The paper “Requestive hints in Japanese and English” — published in the Journal of Pragmatics in 1999 by C. Rinnert and H. Kobayashi — is an analysis of elicited questionnaire judgments and naturally occurring data on Japanese and English requests revealed an apparent contradiction between the perception of decontextualized hints (except for the very formal Japanese hints) as relatively impolite and the high frequency of actual use of hints in a university office setting. It was found that Japanese hints are generally more opaque than English hints. There is a trade off between pragmatic clarity on the one hand and avoiding coerciveness on the other. The researchers found that "off-record" requestive hints may differ from "on-record" hint-like request formulations. They concluded that the use of requestive hint formulations builds solidarity in different ways in the two cultures. The researchers used a questionnaire with 10 English requests varying in terms of formality levels and degree of directness. The authors describe in detail how they presented the Japanese request material. The sample consisted of 145 Japanese subjects (92 university students, 14 teachers, and 30 university office workers or older students) and 95 native English-speaking subjects (40 teachers mainly from North America teaching in Japan and 55 U students in the US).
The findings were as follows: Japanese perceptions of linguistic politeness depend heavily on the formality level of the utterance (morphologically encoded honorifics and verb endings). The perception of politeness of hints, however, appears to be affected not only by the form itself, but also by the social information it carries (the speaker's relationship to the hearer). The informal hint, sono hon mou sunda”'Are you through with the book yet?' was rated much closer to the informal direct request than the informal conventional indirect requests ("desire" and "willingness"), due at least in part to the plain form da-ending, which evokes a close relationship between speaker and hearer in the raters' mind. The very formal hint, Sono hon mou o-sumini narimashita ka”'Were you [possibly] to the point of having finished with that book?' gained the highest ratings in terms of perceived politeness because it was marked with the polite honorifics o and nari-, while the feature of indirectness remained intact. The use of such honorifics is usually associated with people socially higher or psychologically distant. Also, leaving the interpretation of the utterance up to the hearer is very often viewed as polite by Japanese speakers especially when speaking to someone of higher status. English perceptions of politeness were not affected as much by formality level.
Naturally occurring requestive hints were also collected in Japanese (n=78) and in English (n=67). Here the finding was that Japanese hints generally tended to be more opaque than English hints, particularly in terms of the illocutionary scale. In office situations in Japan where a person of higher status could risk losing face if a person of a lower status reject their request, the use of highly indirect requests (i.e., requestive hints) functions to avoid coerciveness more than the use of conventionally indirect requests. Information-seeking questions give the speaker the possibility of denying it was a request (e.g., "Are there any batteries?"). Also in Japanese they found utterances with the component (reference to some component of the requested act) + zero illocutionary force (no statement of illocutionary intent), (e.g., o-bento 'box lunch' used as a request to order a box lunch). There is no need to request it because it is understood from context. Saying more would create a negative impression of verbosity, directness, or aggressiveness. Such preference for implicitness could account for the high level of ellipsis in the Japanese data they collected. In the English data, the component (reference to some component of the requested act) + a grounder (giving a reason why the request is necessary) was most frequently employed (e.g., If she comes around I need to talk to her). This can be interpreted as solidarity building between the speaker where the speaker does not impose the request on the hearer.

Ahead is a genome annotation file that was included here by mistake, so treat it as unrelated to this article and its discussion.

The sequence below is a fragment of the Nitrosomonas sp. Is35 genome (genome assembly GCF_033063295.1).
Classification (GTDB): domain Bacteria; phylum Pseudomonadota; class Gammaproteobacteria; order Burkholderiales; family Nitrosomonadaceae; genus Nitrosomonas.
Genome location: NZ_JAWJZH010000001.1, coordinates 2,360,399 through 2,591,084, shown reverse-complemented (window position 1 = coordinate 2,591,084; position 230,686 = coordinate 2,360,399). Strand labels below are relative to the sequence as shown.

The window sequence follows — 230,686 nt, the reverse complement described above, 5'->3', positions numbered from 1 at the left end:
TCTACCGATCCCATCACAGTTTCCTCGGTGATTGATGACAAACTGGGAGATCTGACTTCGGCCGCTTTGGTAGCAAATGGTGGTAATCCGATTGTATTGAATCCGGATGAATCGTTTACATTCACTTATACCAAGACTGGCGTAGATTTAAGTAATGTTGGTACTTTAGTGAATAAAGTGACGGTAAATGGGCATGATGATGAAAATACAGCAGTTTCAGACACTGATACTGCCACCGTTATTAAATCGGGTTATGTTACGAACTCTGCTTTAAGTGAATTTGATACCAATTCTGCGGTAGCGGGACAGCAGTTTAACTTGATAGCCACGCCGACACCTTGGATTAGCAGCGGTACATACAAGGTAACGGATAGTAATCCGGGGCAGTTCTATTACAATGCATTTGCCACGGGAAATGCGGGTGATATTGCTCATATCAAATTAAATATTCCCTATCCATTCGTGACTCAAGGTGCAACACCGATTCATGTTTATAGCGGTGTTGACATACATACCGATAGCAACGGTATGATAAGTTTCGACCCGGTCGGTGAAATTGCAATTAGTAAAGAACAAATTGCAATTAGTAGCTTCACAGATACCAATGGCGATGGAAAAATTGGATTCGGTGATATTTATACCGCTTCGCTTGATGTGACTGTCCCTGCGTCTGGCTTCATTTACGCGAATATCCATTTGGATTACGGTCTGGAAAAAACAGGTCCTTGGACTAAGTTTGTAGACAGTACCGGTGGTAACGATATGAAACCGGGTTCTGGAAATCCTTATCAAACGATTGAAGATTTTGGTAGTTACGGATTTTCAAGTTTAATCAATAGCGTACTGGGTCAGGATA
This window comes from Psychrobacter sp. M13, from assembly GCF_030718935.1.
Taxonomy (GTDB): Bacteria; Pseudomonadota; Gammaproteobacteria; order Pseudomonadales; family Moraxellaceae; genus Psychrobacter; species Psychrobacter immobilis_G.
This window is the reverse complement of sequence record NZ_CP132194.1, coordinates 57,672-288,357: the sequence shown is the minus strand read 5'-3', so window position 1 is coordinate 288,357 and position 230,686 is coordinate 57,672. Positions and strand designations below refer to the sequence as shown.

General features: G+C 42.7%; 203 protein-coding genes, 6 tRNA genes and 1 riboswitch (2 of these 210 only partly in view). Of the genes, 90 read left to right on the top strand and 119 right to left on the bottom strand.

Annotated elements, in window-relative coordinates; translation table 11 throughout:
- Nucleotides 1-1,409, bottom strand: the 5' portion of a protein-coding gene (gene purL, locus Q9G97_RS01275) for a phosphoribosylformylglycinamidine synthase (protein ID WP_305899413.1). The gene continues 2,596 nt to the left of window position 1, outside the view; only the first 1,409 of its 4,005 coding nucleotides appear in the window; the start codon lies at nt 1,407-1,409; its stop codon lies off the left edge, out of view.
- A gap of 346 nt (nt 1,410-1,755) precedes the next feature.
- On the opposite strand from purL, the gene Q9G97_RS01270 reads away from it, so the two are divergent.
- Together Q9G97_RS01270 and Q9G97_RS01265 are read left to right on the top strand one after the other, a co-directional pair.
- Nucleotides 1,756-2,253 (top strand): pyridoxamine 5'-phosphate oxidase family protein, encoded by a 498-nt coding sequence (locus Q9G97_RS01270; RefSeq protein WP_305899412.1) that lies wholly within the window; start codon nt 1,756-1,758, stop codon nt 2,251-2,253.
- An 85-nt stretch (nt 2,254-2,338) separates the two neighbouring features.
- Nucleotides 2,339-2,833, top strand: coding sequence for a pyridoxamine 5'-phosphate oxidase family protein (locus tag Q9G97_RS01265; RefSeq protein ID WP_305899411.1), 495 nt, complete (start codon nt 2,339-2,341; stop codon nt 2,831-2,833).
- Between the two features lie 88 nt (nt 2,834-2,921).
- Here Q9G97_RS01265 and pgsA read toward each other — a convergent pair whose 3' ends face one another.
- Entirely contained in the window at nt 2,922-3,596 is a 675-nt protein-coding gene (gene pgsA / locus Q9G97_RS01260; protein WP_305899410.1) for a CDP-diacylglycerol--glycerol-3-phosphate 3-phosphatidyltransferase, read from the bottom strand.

In the paper “Irai hyougenno taisyou kenkyuu: Eigono irai hyougen [Contrastive anlysis of requests: English and Japanese requests]” — published in Nihongogaku in 1995 M. Sasaki — says Japanese tend to adjust their language based on status of the interlocutors and claims that in Japanese, requests are often considered to be difficult to refuse. The hearer normally attempts to avoid refusing, and the speaker uses negative politeness to minimize the imposition. Sasaki argues that in English it is easier to refuse to comply with a request.
Refusals in Japanese
In the article “A comparative study of refusal assertion in the United States and Japan” — published in the Ryudai Review of Language and Literature in 1993 — M. Kanemotoinvestigates five popular publications regarding refusals in American English and Japanese to examine the refusal strategies recommended by the writers from the two cultures and underlying values behind such refusal strategies. The three formal characteristics in Japanese refusals were: 1) avoiding a clear refusal, 2) mentioning a third party as a reason for the refusal, and 3) using a fictitious reason for the refusal. The author contends that in Japanese culture, refusal means not only a “no”to a request but also to personal relationships and that fictitious reasons and other strategies were employed as a social lubricant to reduce the impact of the refusal assertion. Two characteristics of recommended refusals in American English were that the clear and constructive refusal must be articulated and that reasons for a refusal do not necessarily have to be offered. [Source: Center for Advanced Research on Language Acquisition (CARLA), the University of Minnesota]